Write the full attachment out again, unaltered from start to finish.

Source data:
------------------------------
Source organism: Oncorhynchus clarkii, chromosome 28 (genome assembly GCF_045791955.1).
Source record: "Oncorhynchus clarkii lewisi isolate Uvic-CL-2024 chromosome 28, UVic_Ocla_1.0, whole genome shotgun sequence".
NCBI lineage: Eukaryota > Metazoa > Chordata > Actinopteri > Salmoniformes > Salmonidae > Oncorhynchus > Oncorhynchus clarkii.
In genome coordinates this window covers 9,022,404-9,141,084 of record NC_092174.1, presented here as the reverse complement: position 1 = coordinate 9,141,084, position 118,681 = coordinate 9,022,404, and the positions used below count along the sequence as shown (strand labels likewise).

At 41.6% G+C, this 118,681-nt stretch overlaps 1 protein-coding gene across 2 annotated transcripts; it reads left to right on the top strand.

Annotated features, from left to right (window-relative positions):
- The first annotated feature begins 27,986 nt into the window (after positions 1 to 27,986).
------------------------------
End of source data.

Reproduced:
Source organism: Oncorhynchus clarkii, chromosome 28 (genome assembly GCF_045791955.1).
Source record: "Oncorhynchus clarkii lewisi isolate Uvic-CL-2024 chromosome 28, UVic_Ocla_1.0, whole genome shotgun sequence".
NCBI lineage: Eukaryota > Metazoa > Chordata > Actinopteri > Salmoniformes > Salmonidae > Oncorhynchus > Oncorhynchus clarkii.
In genome coordinates this window covers 9,022,404-9,141,084 of record NC_092174.1, presented here as the reverse complement: position 1 = coordinate 9,141,084, position 118,681 = coordinate 9,022,404, and the positions used below count along the sequence as shown (strand labels likewise).

At 41.6% G+C, this 118,681-nt stretch overlaps 1 protein-coding gene across 2 annotated transcripts; it reads left to right on the top strand.

Annotated features, from left to right (window-relative positions):
- The first annotated feature begins 27,986 nt into the window (after positions 1 to 27,986).